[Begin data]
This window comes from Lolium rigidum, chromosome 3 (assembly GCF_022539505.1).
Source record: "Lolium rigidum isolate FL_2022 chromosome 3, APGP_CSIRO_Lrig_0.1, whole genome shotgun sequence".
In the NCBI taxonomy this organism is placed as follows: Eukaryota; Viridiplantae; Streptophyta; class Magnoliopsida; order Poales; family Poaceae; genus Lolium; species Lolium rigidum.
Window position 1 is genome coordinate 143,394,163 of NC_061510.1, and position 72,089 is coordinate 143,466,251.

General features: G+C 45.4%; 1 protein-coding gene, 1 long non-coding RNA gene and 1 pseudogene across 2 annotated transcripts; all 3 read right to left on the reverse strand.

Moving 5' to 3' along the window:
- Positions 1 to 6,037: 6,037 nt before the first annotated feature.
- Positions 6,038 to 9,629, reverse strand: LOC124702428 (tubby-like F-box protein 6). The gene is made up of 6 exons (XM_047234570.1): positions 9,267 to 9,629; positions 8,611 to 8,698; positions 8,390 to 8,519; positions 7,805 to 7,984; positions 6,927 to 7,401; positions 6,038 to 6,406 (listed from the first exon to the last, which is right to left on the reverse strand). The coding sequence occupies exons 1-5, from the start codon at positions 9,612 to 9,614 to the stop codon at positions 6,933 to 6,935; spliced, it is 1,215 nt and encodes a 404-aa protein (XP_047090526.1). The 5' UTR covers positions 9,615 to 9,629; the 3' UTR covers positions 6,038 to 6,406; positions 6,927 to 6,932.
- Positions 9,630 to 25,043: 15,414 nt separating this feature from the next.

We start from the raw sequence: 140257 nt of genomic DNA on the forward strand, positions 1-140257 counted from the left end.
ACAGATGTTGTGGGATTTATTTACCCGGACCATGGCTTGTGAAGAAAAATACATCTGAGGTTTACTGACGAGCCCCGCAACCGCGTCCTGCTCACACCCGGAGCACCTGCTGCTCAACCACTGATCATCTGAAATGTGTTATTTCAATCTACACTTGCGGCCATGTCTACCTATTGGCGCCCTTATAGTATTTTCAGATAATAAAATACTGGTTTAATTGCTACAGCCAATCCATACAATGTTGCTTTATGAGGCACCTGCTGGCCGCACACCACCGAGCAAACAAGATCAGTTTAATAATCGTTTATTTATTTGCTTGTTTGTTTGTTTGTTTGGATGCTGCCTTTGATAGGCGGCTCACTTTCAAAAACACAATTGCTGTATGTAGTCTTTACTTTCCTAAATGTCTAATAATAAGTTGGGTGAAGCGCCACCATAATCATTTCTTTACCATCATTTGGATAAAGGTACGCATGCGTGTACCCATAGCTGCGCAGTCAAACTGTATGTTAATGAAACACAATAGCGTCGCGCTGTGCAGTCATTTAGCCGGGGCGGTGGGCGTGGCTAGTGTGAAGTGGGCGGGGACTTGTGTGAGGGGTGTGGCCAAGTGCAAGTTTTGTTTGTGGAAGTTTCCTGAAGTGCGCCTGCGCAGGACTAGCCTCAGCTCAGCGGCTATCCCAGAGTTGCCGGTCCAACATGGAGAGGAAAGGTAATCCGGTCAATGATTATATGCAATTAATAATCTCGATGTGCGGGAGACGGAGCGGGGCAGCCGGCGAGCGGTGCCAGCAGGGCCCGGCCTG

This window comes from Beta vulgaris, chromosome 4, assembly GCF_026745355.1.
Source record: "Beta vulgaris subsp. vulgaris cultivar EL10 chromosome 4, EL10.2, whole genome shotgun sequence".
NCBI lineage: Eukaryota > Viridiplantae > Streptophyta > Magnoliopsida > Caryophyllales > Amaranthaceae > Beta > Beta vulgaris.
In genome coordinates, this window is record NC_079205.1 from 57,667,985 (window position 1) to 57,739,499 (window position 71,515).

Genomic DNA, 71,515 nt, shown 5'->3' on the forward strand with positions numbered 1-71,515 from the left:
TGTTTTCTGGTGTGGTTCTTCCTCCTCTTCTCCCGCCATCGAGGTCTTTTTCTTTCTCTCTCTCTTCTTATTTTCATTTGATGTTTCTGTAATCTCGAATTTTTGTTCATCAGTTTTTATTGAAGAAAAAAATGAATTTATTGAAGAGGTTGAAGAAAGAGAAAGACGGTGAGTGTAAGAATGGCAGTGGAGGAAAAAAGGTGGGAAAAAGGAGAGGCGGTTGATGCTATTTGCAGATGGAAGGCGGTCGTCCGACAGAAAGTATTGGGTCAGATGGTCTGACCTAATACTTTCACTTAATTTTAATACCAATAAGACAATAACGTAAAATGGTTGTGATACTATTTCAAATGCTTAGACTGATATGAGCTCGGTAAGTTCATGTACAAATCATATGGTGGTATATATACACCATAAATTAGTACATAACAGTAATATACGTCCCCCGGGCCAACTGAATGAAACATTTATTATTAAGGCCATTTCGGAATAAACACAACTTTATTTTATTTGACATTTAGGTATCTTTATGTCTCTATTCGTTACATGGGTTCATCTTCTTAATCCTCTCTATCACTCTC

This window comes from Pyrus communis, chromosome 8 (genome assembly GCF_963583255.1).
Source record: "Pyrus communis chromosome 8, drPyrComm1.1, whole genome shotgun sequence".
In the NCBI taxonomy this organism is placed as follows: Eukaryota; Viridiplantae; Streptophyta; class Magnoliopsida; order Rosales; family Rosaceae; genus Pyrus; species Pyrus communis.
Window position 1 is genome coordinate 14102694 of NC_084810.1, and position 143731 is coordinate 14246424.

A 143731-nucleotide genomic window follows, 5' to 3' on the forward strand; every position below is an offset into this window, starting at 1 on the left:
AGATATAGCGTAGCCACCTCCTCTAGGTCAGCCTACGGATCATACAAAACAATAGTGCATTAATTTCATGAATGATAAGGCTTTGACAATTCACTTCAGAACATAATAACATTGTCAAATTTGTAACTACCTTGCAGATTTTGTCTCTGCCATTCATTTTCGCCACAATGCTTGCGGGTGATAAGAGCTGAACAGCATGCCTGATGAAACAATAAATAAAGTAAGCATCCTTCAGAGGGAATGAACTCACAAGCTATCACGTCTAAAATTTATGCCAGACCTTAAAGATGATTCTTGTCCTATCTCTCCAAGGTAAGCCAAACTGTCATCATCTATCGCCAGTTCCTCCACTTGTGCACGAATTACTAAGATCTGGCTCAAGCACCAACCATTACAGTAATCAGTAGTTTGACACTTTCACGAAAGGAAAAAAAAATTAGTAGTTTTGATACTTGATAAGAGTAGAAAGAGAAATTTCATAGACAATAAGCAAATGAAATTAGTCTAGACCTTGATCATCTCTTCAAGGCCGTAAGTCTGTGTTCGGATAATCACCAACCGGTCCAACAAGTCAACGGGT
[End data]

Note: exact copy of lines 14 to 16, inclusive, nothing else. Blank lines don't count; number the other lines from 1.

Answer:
NCBI lineage: Eukaryota > Viridiplantae > Streptophyta > Magnoliopsida > Caryophyllales > Amaranthaceae > Beta > Beta vulgaris.
In genome coordinates, this window is record NC_079205.1 from 57,667,985 (window position 1) to 57,739,499 (window position 71,515).

Genomic DNA, 71,515 nt, shown 5'->3' on the forward strand with positions numbered 1-71,515 from the left: